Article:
< May 08, 2016 >

Commentary on Revelation 22:12-14, 16-17, 20-21

 

As Biblical scholar, I have a love-hate relationship with the lectionary.

Its power, it seems to me, resides in the fact that we don’t get to cherry-pick the texts we want to read in liturgy. It forces us to read broadly within the canon, and often pairs together texts we may not have connected on our own. This forces interpreters and preachers to think differently about texts as they converse with each other intra-canonically.

But the lectionary can be bad, too. I find its slicing of Revelation 22 particularly frustrating. I understand the need for brevity in the liturgy, and there are reasons why certain texts might need to be truncated. But the way the lectionary removes small chunks (vv. 15 and 18-19) of Revelation 22 is highly manipulative. It is akin to the gerrymandering that often carves out ideologically pure electoral districts. It leaves the reader with only a partial experience of the whole. And, worse, it ignores the warning of John himself:

“If anyone takes away from the words of the book of this prophecy, God will take away that person’s share in the tree of life and in the holy city, which are described in this book.” (Revelation 22:19)

The skipped verses represent the dark side of Revelation’s apocalyptic message. Without them, the reader is left with a rosy, positive picture of this book. It’s not that I like the negative stuff, but without it, the edge of John of Patmos’ words gets lost.

Revelation is eschatological. It squirms beneath questions about economic justice, political hegemony, and theological allegiance. While it has some of the most beautiful hymns, liturgical set pieces, and visions of a heavenly future, it also has many troubling images. Rivers of blood, death for large swaths of humanity, and turmoil in the cosmos, all point toward an upheaval that is part of the apocalyptic message of its author.

The problem is this: if we only retain the positive elements of Revelation, then it becomes too easy to miss the deep critique that John of Patmos offers. It becomes the chamois with which we will wipe away every tear, a soft assuaging of our fears and concerns. Such a reading, where only the “good” elements remain, forces an interpretation in which we are the “righteous” in John’s program. This may or may not be warranted.

John’s apocalypse is about empire, the worship allegiance it requires, and how that worship is intercalated with exploitative economic structures. Allegiance to Rome and participation in its economics is akin to defilement. There is no grey area, no wiggle room. In his final chapter, John does not shy away from his divisive language, the idea that humanity is either righteous or wicked, and the dual fates for those two parties.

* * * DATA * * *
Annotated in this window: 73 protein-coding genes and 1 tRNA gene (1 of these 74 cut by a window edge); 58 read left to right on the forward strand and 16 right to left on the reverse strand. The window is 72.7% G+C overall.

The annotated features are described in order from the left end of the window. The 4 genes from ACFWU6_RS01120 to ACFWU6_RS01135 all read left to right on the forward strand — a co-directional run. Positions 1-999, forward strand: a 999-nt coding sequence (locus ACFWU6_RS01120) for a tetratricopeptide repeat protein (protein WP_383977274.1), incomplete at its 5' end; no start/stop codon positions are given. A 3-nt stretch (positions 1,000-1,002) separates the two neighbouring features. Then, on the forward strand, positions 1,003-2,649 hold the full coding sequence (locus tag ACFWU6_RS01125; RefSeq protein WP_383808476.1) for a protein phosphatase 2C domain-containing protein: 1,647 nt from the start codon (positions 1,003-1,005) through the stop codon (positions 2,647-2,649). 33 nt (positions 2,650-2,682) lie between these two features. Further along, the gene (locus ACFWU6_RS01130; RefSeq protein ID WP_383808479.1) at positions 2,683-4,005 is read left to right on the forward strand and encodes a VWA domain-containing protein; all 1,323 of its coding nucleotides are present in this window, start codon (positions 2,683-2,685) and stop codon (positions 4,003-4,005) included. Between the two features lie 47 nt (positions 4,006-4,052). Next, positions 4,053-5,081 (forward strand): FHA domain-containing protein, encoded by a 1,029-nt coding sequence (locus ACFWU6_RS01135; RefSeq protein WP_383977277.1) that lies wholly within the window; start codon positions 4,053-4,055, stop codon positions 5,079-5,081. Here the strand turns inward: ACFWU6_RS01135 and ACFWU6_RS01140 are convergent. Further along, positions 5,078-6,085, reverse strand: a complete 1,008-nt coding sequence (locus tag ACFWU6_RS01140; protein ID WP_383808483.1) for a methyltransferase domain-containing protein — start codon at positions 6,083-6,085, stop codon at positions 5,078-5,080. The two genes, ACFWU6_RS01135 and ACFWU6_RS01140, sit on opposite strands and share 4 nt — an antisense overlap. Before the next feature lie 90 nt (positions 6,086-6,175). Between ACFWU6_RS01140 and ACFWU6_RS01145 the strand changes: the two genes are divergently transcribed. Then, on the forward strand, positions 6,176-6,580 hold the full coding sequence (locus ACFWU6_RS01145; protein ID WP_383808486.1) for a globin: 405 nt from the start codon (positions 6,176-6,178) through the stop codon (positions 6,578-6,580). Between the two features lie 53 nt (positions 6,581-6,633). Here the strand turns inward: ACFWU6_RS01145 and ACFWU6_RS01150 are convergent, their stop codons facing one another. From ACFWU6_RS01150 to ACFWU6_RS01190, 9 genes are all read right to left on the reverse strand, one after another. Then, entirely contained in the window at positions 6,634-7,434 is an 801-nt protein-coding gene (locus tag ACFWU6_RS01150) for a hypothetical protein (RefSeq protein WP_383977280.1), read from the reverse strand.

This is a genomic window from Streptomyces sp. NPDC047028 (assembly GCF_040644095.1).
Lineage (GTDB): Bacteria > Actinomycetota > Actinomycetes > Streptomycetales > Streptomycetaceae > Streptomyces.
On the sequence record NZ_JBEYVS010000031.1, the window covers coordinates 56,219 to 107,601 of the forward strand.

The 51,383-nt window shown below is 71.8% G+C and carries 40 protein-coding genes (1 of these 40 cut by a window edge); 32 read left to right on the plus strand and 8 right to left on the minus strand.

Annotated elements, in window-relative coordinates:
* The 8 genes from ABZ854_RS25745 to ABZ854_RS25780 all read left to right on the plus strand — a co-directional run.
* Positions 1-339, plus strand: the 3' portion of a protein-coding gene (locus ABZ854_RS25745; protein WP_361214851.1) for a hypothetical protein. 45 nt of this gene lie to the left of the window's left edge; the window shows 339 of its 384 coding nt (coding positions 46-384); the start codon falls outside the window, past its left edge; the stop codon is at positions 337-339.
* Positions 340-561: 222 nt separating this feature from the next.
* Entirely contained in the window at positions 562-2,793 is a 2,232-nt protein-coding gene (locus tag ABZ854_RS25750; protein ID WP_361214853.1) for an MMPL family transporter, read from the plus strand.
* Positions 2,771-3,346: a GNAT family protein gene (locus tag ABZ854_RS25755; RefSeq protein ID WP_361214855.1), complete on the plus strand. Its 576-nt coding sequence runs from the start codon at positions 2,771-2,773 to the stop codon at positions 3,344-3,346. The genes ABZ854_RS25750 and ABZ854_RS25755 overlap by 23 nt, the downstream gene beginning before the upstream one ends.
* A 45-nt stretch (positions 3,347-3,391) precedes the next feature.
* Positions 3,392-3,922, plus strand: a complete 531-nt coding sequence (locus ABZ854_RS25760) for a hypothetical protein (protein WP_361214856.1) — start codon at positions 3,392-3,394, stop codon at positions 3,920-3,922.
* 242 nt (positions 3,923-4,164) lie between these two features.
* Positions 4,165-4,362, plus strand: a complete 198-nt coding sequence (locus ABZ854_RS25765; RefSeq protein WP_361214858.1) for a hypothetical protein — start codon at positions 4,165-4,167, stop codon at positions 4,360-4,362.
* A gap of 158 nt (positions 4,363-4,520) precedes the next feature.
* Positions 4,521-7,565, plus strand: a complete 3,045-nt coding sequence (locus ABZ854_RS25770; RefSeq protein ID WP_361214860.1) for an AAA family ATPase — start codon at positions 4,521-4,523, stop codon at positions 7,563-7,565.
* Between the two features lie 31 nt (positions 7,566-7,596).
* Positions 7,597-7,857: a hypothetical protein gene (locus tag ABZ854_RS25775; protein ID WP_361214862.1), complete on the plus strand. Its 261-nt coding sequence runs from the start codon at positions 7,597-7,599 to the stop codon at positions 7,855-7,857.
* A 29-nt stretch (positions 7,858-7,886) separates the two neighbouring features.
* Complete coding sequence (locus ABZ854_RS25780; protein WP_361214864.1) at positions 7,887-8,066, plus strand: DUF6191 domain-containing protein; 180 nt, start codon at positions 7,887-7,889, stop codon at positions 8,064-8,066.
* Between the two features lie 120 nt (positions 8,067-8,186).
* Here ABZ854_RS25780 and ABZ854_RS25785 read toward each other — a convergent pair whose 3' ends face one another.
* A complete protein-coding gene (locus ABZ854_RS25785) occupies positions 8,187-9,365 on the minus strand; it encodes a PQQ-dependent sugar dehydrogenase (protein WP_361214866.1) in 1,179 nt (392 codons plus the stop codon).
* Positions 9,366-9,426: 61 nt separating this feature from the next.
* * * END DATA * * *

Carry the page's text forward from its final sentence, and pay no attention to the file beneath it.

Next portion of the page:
This lectionary text recapitulates the themes of Revelation rather well. The opening in vv. 12-13 suggests the imminent nature of the visions and reasserts God as sovereign and eternal. Verse 14 refers back to chapters 6 and 7. In chapter 6, the martyrs who live underneath an altar in John’s vision are given a white robe. In 7:13 John is told by one of the elders that the image he saw of those robed in white are those who have come out of the “great ordeal.” They have washed their robes white by using blood. Verse 15, which the lectionary skips, talks about those who will not be allowed in the heavenly, eschatological city: dogs, sorcerers and fornicators and murderers and idolaters and everyone who loves and practices falsehood.

The juxtaposition of vv. 14 and 15 is vitally important. The questions and issues raised by John are not just academic or hypothetical. By all accounts, real persecution has been experienced or will be imminently. The close reader will know that these robes are washed in blood to get them white, laundering advice that only makes sense theologically. It seems that people’s lives are at stake (see 2:13).

The question here becomes how do we make the leap from John’s apocalyptic visions, rooted in persecution, to our world today? The lectionary’s divisions make it too easy to see ourselves as the righteous. Unless we face the kind of persecution John’s community did, this parallel hardly seems apt. At the same time, it might be particularly harsh to suggest that modern Christians are among the fornicators and dogs and murderers.

Here at the end, the readers are still left with a choice, of sorts, despite some tendencies of eschatological and apocalyptic determinism you might find in this text. People are going to be repaid for their work (Revelation 22:12). There are things people can do to align themselves with God’s sovereignty. The future, eschatological depictions are meant to engender a moral response. There is still, even at the end, an invitation: “Come” is repeated three times in v. 17.

This invitation is not easy. And there is not time to sit back and think about it. Time is up. God is coming soon (Revelation 22:20). With the economic and religious critique offered by Revelation, accepting the invitation to “come” would cause us to rethink the structural sin in our society: where our food comes from, who makes our iPhones, and the ecological impact of a 45 minute commute. If there is good news at the end of Revelation, it is that God does not seem yet to have closed the door to heaven, even as God knocks on the door of our world (Revelation 3:20).